Spring 2015 Cover

The genre of legal fiction has endured for centuries, and UA is playing its part by preparing writers, bestowing honors and lending inspiration.

by Haley Herfurth

Author Harper Lee once said that if one is going to write,  he “should write about what he knows,” because the truest version of reality is the one you jot down after you’ve walked through it. The mind of a fiction writer is a great card catalogue of sorts, with every happening filed away just to be pulled out later, to be seen again in the form of scenery or a plot point or character flaw.

Some re-form experiences into the abstract, while others base whole novels on pieces of their lives, like Lee in her 1960 classic To Kill a Mockingbird, or popular novelist Michael Connelly, who became drawn toward detective stories after witnessing a crime as a child and spending a night in a police station as the investigation began.

Legal fiction writer Robert Bailey’s book The Professor is an amalgamation of many of his life experiences, including his education at UA’s School of Law and a lifetime of yelling “Roll Tide.” But perhaps what has informed him most is his 15-year career as a trial lawyer: “When you are trying cases in front of a jury,” he said, “you are telling them a story.” At the heart of it, you are telling them what you know.

Bailey graduated from UA with his law degree in 1999, moving back to his hometown of Huntsville, Alabama, to practice with Lanier Ford Shaver & Payne PC, where he’s worked ever since. He’d only been out of law school a year when he began writing the first—of three—drafts of The Professor, a legal thriller that tells the fictional story of longtime UA law professor Thomas Jackson McMurtrie, who gave up a promising career as a trial lawyer to teach at the request of his mentor and former coach, Bear Bryant. When the young family of one of his oldest friends is killed in a collision with an 18-wheeler, McMurtrie enlists the help of former student Rick Drake, who soon uncovers a tangled web of arson, bribery and greed.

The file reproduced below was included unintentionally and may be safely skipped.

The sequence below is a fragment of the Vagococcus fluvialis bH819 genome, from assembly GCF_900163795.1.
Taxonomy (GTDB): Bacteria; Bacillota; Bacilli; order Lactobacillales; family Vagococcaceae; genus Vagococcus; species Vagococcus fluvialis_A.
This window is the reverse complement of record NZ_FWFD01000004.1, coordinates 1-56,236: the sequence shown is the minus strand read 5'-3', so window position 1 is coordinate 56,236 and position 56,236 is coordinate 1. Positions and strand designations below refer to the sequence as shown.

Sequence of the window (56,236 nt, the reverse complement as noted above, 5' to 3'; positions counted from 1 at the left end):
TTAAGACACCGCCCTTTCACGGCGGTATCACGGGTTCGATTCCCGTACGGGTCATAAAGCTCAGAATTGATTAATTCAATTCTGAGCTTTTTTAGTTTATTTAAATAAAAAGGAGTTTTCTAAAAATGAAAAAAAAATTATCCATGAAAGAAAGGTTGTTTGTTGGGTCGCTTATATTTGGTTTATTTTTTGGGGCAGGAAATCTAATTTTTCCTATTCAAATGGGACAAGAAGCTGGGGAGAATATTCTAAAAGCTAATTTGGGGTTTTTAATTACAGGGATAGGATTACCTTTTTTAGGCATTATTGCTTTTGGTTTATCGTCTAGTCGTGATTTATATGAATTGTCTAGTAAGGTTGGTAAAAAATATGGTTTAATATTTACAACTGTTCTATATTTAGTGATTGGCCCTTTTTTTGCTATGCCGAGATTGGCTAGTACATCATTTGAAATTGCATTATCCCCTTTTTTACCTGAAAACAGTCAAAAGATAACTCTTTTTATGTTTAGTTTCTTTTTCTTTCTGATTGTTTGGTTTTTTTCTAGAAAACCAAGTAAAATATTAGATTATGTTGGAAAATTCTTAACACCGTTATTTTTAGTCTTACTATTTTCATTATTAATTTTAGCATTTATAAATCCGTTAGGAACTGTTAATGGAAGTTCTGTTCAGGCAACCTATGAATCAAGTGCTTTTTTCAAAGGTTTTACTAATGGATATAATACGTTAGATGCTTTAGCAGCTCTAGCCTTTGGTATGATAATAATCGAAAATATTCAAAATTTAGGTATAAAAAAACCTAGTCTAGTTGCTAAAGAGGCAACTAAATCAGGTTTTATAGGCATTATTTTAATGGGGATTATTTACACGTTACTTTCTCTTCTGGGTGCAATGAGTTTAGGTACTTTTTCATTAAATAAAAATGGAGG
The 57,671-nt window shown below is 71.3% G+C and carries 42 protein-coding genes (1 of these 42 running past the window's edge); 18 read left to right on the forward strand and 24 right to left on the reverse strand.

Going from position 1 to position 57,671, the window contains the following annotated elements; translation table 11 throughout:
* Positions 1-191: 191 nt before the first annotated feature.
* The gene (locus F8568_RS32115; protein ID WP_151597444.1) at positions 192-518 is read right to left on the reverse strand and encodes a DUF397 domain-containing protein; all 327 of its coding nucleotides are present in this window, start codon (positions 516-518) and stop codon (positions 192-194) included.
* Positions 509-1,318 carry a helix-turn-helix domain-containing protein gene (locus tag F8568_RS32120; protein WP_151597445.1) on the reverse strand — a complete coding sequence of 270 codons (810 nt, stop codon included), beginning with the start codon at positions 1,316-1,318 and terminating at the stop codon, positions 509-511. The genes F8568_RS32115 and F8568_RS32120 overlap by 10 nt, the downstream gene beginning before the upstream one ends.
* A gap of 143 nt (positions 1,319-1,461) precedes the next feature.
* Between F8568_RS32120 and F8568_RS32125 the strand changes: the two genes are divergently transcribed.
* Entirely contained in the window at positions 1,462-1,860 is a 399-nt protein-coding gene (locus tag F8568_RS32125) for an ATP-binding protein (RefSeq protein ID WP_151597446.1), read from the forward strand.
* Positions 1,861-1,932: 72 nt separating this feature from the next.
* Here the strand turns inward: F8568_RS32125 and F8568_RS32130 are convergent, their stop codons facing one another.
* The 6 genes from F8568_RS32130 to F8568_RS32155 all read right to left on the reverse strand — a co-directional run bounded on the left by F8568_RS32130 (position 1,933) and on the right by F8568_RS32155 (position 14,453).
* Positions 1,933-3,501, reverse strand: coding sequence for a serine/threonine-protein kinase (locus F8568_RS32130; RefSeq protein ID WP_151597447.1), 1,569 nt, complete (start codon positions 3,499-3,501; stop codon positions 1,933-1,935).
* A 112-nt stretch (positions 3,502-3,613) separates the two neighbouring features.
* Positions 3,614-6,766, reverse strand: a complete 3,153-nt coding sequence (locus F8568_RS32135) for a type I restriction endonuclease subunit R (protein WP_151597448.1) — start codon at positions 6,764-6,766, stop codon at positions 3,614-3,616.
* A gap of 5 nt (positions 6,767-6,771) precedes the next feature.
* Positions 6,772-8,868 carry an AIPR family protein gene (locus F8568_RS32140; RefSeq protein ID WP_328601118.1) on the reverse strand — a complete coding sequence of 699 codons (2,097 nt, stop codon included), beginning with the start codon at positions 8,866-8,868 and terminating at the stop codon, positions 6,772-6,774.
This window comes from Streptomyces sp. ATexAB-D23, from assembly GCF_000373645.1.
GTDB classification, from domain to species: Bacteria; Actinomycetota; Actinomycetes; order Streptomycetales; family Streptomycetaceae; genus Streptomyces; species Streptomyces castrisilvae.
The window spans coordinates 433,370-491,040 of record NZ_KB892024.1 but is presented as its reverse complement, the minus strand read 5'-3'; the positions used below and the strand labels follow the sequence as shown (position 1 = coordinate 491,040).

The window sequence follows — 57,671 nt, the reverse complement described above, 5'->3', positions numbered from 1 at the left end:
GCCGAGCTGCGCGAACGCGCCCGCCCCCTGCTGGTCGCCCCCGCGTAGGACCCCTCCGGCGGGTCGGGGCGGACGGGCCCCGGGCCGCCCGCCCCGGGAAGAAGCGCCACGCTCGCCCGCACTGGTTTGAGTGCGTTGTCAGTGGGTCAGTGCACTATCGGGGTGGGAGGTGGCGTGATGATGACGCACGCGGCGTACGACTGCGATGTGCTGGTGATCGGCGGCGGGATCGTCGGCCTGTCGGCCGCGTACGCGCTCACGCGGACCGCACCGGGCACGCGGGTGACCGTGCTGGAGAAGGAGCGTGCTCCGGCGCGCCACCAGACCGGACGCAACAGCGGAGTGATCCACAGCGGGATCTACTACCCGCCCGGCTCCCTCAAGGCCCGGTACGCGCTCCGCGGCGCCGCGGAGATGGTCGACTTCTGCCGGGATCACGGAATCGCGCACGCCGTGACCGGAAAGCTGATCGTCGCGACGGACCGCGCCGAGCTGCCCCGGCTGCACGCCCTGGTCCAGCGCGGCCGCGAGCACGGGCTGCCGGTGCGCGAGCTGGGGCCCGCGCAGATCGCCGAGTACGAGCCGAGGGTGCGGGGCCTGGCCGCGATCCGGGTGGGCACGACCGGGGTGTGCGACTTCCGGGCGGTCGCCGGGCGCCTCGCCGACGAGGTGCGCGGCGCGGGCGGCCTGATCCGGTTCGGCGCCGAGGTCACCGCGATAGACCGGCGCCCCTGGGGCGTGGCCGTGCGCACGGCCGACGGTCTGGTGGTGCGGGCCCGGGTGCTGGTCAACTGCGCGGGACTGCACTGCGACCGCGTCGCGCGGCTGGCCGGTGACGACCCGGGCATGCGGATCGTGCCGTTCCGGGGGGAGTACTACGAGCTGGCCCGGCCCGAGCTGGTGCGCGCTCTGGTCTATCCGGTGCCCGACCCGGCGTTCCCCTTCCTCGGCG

“It’s a legal thriller, but at its heart and soul, it’s a story of redemption,” said Bailey. He chose to incorporate a quasi-fictionalized Bryant into the book because, when you’re raised in the South, the Bear is already a kind of legend, he said. “I grew up an Alabama fan, where you are bathed in stories of Coach Bryant and those who played for him,” he explained. “It was fairly easy to picture him, having heard and seen so much of him on TV. I remember when he passed away. They shut school down. It was like the president had died.”

Additionally, Bailey’s work as a lawyer has given him experience handling trucking cases, like the one mentioned in The Professor—“I know a good bit about that,” he said—and his extensive background in the field helped him write the technical aspects. He added that his two professions complement each other nicely. “Being a trial lawyer has made me a better writer, and vice versa.”

In addition to serving as a setting for Bailey’s narrative, UA itself is firmly entrenched in the world of legal fiction writing. Lee, an Alabama native and arguably the best-known legal fiction writer of the modern era with her Pulitzer Prize-winning Mockingbird, attended the Capstone in the 1940s. In her honor and with her authorization, UA partners with the American Bar Association to present the Harper Lee Prize for Legal Fiction, given annually to a book-length work, published in the preceding year, that best illuminates the role of lawyers in society and their power to effect change. The award has been given for the past four years; winners include Havana Requiem by Paul Goldstein, Sycamore Row and The Confession by John Grisham, and Connelly’s The Fifth Witness. According to Monique Fields, manager of communications for the School of Law, administrators are not aware of another similar honor that competes with the Harper Lee Prize.